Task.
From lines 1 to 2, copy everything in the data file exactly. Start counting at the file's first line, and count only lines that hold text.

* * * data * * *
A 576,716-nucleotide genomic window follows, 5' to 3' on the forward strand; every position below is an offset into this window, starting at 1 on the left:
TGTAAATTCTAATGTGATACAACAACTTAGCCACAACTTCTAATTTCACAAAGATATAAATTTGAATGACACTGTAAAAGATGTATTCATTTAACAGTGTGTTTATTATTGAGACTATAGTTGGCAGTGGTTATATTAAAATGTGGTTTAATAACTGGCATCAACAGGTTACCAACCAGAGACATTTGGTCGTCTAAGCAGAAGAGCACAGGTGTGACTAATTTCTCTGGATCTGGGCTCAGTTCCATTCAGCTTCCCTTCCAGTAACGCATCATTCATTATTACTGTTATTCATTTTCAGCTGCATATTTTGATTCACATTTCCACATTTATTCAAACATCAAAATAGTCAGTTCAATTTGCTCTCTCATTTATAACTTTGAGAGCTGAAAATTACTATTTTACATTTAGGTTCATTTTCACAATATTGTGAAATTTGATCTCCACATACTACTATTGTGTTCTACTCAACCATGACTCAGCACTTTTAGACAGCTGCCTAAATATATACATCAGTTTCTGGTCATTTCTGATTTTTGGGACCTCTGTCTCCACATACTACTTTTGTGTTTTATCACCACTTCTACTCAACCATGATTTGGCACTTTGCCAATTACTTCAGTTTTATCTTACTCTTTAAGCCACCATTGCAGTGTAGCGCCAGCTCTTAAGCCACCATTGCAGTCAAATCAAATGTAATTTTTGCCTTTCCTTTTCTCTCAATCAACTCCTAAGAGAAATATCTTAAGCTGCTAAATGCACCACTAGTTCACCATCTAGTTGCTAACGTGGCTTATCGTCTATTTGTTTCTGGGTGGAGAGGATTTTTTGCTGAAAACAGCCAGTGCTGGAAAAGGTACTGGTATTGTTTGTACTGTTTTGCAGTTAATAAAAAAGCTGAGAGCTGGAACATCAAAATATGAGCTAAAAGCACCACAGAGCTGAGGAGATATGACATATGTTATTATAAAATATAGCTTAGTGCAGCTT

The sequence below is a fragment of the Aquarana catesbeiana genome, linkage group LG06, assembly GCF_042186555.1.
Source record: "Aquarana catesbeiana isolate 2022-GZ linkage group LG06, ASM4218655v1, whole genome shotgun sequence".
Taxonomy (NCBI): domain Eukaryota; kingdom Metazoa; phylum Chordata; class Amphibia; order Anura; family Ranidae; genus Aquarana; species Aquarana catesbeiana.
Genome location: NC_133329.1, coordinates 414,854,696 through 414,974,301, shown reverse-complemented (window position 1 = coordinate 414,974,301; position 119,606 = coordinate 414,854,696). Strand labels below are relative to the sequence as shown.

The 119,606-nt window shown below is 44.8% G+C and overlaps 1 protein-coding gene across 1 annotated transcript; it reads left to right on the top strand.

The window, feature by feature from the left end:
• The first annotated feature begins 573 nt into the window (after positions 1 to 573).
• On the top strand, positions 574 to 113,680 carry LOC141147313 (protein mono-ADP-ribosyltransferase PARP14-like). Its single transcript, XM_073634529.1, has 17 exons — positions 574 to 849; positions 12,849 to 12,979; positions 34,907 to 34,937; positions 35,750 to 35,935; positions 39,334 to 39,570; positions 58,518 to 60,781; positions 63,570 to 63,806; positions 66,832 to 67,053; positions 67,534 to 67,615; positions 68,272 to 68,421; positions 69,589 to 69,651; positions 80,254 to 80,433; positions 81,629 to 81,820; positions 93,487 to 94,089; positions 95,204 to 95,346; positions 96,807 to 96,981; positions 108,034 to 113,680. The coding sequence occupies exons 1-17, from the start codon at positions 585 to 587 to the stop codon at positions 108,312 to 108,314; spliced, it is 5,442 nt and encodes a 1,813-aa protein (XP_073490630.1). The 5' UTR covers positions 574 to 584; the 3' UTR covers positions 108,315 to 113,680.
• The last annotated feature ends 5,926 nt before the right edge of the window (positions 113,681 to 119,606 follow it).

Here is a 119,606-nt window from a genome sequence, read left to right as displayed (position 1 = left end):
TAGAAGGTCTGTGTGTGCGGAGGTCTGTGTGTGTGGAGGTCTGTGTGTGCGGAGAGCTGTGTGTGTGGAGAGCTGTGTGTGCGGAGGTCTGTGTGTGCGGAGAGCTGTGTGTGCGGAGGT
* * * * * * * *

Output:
A 576,716-nucleotide genomic window follows, 5' to 3' on the forward strand; every position below is an offset into this window, starting at 1 on the left:
TGTAAATTCTAATGTGATACAACAACTTAGCCACAACTTCTAATTTCACAAAGATATAAATTTGAATGACACTGTAAAAGATGTATTCATTTAACAGTGTGTTTATTATTGAGACTATAGTTGGCAGTGGTTATATTAAAATGTGGTTTAATAACTGGCATCAACAGGTTACCAACCAGAGACATTTGGTCGTCTAAGCAGAAGAGCACAGGTGTGACTAATTTCTCTGGATCTGGGCTCAGTTCCATTCAGCTTCCCTTCCAGTAACGCATCATTCATTATTACTGTTATTCATTTTCAGCTGCATATTTTGATTCACATTTCCACATTTATTCAAACATCAAAATAGTCAGTTCAATTTGCTCTCTCATTTATAACTTTGAGAGCTGAAAATTACTATTTTACATTTAGGTTCATTTTCACAATATTGTGAAATTTGATCTCCACATACTACTATTGTGTTCTACTCAACCATGACTCAGCACTTTTAGACAGCTGCCTAAATATATACATCAGTTTCTGGTCATTTCTGATTTTTGGGACCTCTGTCTCCACATACTACTTTTGTGTTTTATCACCACTTCTACTCAACCATGATTTGGCACTTTGCCAATTACTTCAGTTTTATCTTACTCTTTAAGCCACCATTGCAGTGTAGCGCCAGCTCTTAAGCCACCATTGCAGTCAAATCAAATGTAATTTTTGCCTTTCCTTTTCTCTCAATCAACTCCTAAGAGAAATATCTTAAGCTGCTAAATGCACCACTAGTTCACCATCTAGTTGCTAACGTGGCTTATCGTCTATTTGTTTCTGGGTGGAGAGGATTTTTTGCTGAAAACAGCCAGTGCTGGAAAAGGTACTGGTATTGTTTGTACTGTTTTGCAGTTAATAAAAAAGCTGAGAGCTGGAACATCAAAATATGAGCTAAAAGCACCACAGAGCTGAGGAGATATGACATATGTTATTATAAAATATAGCTTAGTGCAGCTT